Martin Mars water bomber to be ‘centrepiece’ in museum exhibit

Mar 28, 2024

The firefighting aircraft will feature in a new wildfire exhibit at the British Columbia Aviation Museum

When wildfires burn in B.C., there’s always the question: where is the Martin Mars water bomber? It’s an iconic piece of machinery, brought into service in the late 1950s to fight wildfires. It was last used in 2015 to help fight fires in B.C., California, Mexico and Alberta. Now, the province says it will soon become the centrepiece of a new wildfire exhibit at the British Columbia Aviation Museum in North Saanich, B.C., although there’s no firm date on when the aircraft will be ready for viewing. The Martin Mars will be flown from the Coulson Aviation Tanker Base in Port Alberni to Victoria International Airport by the end of the year. Because it can only land and take off in water, it will leave from Sproat Lake, and land in Saanich Inlet.

“The Hawaii Martin Mars water bomber is a proud symbol of B.C.͛s ingenuity and innovation, representing cutting-edge technology in aviation firefighting of its time,” Minister of Tourism, Arts, Culture and Sport Lana Popham said in a news release. Museum president Steve Nichol said this project has been years in the making.

“I am overjoyed at the prospect of not only preserving this vintage aircraft, but to be able to showcase its fascinating history as a B.C. aviation story,” he said. Nichol estimates there are about 20,000 visitors to the aviation museum each year.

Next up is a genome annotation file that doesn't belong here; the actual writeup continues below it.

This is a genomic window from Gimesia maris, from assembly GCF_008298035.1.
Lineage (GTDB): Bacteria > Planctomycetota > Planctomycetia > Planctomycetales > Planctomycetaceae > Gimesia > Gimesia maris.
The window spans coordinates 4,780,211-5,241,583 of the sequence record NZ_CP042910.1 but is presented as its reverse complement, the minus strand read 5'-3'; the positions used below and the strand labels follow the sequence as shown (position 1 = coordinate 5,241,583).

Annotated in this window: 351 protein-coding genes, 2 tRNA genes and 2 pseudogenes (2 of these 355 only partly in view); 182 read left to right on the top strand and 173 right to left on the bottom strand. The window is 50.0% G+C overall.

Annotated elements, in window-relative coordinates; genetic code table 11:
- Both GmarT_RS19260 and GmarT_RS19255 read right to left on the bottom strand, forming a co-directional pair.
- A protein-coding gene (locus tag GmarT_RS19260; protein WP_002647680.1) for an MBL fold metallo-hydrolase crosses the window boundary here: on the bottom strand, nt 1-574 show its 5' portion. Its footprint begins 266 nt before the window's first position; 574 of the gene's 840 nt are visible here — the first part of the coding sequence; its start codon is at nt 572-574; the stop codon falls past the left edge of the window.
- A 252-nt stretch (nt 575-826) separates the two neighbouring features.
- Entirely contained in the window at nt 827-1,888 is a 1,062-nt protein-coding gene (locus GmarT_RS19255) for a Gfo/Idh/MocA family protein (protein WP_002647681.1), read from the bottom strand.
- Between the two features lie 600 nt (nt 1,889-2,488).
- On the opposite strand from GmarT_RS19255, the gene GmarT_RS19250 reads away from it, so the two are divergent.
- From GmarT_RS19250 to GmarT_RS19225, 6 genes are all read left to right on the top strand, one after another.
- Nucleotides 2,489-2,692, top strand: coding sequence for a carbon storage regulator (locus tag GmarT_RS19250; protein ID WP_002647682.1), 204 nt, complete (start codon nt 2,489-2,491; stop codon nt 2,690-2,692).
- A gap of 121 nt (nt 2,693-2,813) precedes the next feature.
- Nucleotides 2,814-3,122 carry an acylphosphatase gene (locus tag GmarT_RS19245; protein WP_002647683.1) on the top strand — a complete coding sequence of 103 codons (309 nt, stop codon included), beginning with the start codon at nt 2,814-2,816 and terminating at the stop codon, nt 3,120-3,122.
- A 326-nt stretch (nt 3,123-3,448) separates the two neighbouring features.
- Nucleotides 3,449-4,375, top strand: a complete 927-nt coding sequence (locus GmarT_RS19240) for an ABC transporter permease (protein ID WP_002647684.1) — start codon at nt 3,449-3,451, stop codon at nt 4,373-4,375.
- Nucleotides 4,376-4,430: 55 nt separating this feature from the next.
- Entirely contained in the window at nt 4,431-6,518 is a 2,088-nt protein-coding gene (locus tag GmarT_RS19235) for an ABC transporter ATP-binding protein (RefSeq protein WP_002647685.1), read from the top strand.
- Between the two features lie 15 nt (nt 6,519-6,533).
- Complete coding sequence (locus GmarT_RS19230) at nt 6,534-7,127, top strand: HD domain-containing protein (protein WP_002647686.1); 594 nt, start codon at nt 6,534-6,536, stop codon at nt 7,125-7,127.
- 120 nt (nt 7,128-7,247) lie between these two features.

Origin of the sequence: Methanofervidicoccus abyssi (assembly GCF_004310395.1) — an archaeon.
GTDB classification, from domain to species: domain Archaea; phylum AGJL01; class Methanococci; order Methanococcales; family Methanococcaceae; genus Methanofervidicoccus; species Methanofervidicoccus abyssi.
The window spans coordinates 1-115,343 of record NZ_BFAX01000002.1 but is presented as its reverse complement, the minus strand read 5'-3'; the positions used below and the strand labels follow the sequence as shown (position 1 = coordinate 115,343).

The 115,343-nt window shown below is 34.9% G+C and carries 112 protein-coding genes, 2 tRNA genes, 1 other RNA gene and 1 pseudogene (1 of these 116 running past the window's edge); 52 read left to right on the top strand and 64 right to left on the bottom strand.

‘An important piece of our province’s history’

The massive air tanker was built as a transport plane for the U.S. Navy in 1946, and is one of the largest fixed-wing water bombers in the world, with a capacity to carry more than 27,000 litres of water.

Historians say the U.S. Navy produced six of the planes as prototypes for large-scale transport between the West Coast and Hawaii. But when aviation technology progressed, the planes were retired and put up for auction.

The province says the Hawaii Martin Mars water bomber served as the largest air ambulance during the Korean War, and the plane’s current owner, Coulson Avaiation, said it had the capacity to carry more than 120 soldiers plus medical crews. The province ended its contract with Coulson Aviation in 2013.

The province says it will provide $250,000 to protect and preserve the aircraft as part of the exhibit. “We recognize the value the Hawaii Martin Mars water bomber holds for many people and have heard their desire to have it housed in the British Columbia Aviation Museum, where it can be displayed and protected as an important piece of our province’s history,” Popham said.

(Source: CBC News BC, Courtney Dickson with files from Chad Pawson. Photos/Brian Lockett, András Mihalik, Video/Randy Klassen)

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